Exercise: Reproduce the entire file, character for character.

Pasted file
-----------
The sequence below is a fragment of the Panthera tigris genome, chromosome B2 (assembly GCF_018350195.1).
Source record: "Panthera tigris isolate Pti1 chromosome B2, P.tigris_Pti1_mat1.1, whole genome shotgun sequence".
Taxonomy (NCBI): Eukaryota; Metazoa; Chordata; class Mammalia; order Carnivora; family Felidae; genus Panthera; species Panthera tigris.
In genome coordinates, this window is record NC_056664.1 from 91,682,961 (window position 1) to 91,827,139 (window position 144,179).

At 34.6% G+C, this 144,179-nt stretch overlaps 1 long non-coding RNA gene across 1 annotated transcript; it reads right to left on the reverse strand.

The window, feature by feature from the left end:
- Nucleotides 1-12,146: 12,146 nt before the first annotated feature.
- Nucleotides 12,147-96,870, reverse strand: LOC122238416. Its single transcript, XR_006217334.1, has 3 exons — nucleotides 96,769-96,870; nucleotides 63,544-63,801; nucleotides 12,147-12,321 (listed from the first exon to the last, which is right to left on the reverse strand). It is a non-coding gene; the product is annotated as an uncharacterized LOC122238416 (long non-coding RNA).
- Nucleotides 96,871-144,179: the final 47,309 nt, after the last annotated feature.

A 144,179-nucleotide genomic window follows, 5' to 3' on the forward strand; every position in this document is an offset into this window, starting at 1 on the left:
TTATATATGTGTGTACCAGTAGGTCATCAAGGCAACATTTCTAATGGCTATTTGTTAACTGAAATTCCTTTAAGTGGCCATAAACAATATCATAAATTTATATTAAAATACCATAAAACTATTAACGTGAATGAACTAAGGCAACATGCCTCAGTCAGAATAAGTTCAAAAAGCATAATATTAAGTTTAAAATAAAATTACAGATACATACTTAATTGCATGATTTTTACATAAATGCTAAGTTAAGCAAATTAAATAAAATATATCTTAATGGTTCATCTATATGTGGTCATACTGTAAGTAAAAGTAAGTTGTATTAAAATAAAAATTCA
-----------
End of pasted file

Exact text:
The sequence below is a fragment of the Panthera tigris genome, chromosome B2 (assembly GCF_018350195.1).
Source record: "Panthera tigris isolate Pti1 chromosome B2, P.tigris_Pti1_mat1.1, whole genome shotgun sequence".
Taxonomy (NCBI): Eukaryota; Metazoa; Chordata; class Mammalia; order Carnivora; family Felidae; genus Panthera; species Panthera tigris.
In genome coordinates, this window is record NC_056664.1 from 91,682,961 (window position 1) to 91,827,139 (window position 144,179).

At 34.6% G+C, this 144,179-nt stretch overlaps 1 long non-coding RNA gene across 1 annotated transcript; it reads right to left on the reverse strand.

The window, feature by feature from the left end:
- Nucleotides 1-12,146: 12,146 nt before the first annotated feature.
- Nucleotides 12,147-96,870, reverse strand: LOC122238416. Its single transcript, XR_006217334.1, has 3 exons — nucleotides 96,769-96,870; nucleotides 63,544-63,801; nucleotides 12,147-12,321 (listed from the first exon to the last, which is right to left on the reverse strand). It is a non-coding gene; the product is annotated as an uncharacterized LOC122238416 (long non-coding RNA).
- Nucleotides 96,871-144,179: the final 47,309 nt, after the last annotated feature.

A 144,179-nucleotide genomic window follows, 5' to 3' on the forward strand; every position in this document is an offset into this window, starting at 1 on the left:
TTATATATGTGTGTACCAGTAGGTCATCAAGGCAACATTTCTAATGGCTATTTGTTAACTGAAATTCCTTTAAGTGGCCATAAACAATATCATAAATTTATATTAAAATACCATAAAACTATTAACGTGAATGAACTAAGGCAACATGCCTCAGTCAGAATAAGTTCAAAAAGCATAATATTAAGTTTAAAATAAAATTACAGATACATACTTAATTGCATGATTTTTACATAAATGCTAAGTTAAGCAAATTAAATAAAATATATCTTAATGGTTCATCTATATGTGGTCATACTGTAAGTAAAAGTAAGTTGTATTAAAATAAAAATTCA